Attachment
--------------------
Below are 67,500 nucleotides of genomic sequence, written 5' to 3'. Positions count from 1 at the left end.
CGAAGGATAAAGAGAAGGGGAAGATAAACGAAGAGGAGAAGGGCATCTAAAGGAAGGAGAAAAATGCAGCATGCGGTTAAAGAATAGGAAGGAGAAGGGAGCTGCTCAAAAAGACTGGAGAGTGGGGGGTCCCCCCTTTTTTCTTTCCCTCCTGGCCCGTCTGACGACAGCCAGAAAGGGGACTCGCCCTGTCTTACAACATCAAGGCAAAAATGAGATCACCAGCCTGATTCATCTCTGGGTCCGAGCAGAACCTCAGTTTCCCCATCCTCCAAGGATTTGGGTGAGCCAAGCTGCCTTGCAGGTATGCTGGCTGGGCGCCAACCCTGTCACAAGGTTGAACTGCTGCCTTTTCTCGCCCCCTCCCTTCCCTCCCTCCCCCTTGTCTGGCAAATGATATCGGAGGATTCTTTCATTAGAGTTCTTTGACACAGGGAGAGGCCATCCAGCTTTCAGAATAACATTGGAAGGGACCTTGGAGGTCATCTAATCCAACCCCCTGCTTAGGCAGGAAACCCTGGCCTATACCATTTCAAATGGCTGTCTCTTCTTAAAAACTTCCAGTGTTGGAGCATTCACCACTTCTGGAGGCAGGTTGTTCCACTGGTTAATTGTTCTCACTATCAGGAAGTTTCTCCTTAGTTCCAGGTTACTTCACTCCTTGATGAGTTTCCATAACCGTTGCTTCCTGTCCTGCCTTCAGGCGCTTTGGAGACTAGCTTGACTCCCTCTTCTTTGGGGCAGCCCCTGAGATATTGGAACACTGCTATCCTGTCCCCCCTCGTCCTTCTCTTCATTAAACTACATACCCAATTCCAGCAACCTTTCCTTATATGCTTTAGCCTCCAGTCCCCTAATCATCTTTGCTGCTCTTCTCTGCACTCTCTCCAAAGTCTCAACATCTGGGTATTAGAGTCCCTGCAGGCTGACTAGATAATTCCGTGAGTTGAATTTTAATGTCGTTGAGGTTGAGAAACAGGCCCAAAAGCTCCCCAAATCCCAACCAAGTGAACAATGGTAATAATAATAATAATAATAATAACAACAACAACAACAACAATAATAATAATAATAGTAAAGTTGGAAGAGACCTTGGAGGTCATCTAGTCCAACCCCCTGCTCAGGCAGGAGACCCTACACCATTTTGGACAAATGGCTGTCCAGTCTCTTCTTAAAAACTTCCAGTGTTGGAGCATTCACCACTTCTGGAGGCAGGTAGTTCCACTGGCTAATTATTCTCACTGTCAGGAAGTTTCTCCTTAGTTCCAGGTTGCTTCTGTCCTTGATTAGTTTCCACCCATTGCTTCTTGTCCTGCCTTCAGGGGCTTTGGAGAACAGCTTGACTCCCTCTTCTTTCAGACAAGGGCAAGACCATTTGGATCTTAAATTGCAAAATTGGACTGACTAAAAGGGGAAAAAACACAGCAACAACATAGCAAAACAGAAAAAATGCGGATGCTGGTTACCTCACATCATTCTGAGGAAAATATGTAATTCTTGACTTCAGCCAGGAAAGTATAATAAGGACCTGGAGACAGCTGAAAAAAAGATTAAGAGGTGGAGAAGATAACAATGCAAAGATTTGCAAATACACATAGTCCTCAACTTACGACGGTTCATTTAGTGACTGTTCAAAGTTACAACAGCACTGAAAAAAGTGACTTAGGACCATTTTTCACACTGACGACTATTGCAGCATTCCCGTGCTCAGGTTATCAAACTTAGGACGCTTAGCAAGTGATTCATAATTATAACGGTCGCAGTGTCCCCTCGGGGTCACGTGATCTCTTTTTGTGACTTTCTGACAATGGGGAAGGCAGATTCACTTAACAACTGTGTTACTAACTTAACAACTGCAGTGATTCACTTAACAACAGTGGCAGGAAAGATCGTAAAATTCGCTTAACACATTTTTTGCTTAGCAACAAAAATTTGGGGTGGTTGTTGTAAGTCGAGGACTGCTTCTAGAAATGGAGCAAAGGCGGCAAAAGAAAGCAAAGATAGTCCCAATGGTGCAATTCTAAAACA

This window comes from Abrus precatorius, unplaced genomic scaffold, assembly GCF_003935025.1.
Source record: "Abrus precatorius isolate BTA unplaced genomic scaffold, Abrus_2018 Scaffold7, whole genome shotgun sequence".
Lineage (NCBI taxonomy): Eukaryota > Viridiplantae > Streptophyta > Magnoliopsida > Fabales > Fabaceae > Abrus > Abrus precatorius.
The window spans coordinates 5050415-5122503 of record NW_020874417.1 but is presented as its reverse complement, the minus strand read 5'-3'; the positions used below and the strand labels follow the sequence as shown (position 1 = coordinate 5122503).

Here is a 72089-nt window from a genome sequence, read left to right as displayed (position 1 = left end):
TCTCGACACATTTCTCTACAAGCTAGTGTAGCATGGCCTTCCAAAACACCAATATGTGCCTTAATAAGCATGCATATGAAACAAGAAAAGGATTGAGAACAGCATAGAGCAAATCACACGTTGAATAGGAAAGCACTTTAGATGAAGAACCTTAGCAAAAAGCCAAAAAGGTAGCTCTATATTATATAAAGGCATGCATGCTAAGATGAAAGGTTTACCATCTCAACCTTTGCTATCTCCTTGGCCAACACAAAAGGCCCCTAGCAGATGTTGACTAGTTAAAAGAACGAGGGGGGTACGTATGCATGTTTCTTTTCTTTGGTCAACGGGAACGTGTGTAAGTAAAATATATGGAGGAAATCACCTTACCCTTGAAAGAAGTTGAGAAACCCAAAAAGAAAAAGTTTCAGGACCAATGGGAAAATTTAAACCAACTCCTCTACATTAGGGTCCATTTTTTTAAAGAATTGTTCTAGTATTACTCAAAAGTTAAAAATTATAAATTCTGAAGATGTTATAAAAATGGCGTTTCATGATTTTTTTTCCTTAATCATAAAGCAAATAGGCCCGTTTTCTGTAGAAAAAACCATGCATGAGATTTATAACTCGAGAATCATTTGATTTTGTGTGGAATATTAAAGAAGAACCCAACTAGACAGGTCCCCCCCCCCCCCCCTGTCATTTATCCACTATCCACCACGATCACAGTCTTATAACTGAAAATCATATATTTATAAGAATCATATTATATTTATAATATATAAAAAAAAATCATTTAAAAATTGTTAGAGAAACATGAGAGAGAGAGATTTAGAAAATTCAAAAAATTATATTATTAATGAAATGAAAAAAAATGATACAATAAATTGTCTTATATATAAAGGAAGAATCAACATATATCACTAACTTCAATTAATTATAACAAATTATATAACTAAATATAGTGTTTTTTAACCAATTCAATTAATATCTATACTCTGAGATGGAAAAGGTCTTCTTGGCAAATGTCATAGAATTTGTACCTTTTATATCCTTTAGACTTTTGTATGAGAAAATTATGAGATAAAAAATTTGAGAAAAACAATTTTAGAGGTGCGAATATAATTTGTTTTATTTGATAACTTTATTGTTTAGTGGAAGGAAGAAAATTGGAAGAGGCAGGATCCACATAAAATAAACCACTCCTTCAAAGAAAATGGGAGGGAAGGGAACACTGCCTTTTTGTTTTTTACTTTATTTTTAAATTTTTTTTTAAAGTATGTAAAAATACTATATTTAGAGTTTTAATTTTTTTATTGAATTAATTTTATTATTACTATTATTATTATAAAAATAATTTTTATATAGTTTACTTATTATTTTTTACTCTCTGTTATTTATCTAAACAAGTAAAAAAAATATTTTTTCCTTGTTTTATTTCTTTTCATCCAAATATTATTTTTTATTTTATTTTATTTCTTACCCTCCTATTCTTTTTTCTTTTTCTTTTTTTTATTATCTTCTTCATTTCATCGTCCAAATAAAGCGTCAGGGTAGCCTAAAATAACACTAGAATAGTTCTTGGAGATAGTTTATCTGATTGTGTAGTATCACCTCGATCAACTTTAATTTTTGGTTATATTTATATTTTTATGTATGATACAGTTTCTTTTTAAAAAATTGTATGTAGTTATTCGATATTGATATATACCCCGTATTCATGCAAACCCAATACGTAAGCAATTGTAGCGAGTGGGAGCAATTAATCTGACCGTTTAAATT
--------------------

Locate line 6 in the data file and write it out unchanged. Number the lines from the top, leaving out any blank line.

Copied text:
The window spans coordinates 5050415-5122503 of record NW_020874417.1 but is presented as its reverse complement, the minus strand read 5'-3'; the positions used below and the strand labels follow the sequence as shown (position 1 = coordinate 5122503).